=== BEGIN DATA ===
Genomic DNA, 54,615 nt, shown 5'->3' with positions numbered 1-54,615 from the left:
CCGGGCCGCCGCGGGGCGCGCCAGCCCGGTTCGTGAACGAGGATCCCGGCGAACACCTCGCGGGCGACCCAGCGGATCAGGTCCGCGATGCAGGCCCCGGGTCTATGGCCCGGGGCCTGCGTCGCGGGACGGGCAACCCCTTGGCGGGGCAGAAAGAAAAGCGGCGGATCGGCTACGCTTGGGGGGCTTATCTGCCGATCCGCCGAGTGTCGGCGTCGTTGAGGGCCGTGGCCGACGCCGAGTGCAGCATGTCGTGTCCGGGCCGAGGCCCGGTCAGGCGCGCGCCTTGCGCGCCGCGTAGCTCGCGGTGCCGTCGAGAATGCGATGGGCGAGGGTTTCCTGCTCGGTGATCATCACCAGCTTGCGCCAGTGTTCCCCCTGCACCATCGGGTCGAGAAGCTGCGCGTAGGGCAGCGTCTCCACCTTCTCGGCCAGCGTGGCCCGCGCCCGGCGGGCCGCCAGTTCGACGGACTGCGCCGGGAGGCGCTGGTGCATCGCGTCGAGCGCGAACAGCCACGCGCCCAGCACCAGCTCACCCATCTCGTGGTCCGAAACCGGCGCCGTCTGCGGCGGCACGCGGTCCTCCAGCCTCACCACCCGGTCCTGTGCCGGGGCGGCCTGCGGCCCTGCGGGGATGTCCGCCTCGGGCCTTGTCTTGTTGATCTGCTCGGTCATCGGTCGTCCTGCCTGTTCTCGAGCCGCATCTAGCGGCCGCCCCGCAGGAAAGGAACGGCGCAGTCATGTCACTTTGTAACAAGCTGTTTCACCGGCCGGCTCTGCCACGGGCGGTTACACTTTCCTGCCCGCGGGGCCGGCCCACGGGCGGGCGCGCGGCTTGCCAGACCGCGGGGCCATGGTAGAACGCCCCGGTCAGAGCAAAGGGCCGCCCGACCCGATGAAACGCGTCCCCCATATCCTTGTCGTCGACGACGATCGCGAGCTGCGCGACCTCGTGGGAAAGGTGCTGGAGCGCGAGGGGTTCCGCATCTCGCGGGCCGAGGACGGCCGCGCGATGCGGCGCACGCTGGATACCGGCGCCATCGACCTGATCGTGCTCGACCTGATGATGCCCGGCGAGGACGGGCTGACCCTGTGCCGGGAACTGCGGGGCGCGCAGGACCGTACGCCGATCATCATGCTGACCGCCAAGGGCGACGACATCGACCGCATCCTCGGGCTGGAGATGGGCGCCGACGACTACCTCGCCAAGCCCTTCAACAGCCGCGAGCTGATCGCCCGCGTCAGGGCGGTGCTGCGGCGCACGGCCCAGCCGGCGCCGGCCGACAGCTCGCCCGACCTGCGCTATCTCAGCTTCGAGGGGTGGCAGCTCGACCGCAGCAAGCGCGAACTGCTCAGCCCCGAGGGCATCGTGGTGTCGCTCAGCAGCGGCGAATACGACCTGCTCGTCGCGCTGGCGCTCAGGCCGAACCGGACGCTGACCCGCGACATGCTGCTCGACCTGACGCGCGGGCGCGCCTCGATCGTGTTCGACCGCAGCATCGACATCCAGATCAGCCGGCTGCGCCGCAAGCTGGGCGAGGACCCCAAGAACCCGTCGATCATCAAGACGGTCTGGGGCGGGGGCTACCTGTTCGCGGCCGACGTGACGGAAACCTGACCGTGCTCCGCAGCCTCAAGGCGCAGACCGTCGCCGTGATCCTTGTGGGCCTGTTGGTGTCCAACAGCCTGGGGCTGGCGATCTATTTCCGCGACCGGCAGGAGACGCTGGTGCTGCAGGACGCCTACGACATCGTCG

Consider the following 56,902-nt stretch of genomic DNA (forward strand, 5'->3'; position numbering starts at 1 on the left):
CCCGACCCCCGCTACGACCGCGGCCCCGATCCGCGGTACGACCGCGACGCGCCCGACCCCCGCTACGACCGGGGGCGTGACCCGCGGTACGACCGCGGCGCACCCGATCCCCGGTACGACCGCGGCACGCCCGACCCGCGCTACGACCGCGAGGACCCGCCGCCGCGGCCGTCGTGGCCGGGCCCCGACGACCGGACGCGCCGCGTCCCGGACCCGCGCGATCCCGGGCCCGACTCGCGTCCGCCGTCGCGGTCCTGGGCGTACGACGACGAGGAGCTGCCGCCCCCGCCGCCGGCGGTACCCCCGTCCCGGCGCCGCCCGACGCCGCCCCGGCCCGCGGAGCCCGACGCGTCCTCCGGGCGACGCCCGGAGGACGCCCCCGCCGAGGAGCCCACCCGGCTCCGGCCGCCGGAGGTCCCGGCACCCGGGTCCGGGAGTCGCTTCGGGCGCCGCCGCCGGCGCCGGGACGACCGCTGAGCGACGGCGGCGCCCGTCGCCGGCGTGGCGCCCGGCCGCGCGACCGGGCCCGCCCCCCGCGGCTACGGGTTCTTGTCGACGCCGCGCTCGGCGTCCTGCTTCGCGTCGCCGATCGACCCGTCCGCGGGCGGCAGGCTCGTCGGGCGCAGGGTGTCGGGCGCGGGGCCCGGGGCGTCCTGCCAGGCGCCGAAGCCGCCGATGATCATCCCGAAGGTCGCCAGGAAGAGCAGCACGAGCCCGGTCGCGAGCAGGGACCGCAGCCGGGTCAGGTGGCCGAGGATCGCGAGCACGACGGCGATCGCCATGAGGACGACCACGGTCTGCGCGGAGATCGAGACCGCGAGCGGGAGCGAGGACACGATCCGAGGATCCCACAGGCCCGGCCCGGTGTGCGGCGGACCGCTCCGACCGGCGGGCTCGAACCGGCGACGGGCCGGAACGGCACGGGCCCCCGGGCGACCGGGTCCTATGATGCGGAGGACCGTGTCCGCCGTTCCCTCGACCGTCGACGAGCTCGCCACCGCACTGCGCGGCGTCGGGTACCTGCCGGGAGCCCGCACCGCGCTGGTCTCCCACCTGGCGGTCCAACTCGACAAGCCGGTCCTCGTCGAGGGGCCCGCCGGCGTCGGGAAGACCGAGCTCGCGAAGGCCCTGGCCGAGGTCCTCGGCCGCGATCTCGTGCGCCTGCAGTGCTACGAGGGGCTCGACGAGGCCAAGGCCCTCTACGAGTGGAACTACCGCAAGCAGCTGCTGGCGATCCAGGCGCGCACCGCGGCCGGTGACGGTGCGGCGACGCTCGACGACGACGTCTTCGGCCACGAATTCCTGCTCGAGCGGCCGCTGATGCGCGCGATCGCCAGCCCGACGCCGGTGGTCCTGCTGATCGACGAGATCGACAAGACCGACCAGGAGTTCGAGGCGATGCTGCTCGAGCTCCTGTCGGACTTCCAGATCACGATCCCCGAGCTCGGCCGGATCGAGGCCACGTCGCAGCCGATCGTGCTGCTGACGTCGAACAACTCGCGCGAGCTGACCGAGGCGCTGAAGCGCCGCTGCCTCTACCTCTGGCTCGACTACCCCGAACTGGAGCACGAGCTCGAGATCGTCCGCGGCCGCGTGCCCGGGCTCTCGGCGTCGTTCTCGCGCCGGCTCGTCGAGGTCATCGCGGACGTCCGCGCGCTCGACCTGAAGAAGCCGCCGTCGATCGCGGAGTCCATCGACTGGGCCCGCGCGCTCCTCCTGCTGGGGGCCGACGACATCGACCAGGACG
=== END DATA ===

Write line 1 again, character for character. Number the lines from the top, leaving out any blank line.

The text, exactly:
Genomic DNA, 54,615 nt, shown 5'->3' with positions numbered 1-54,615 from the left: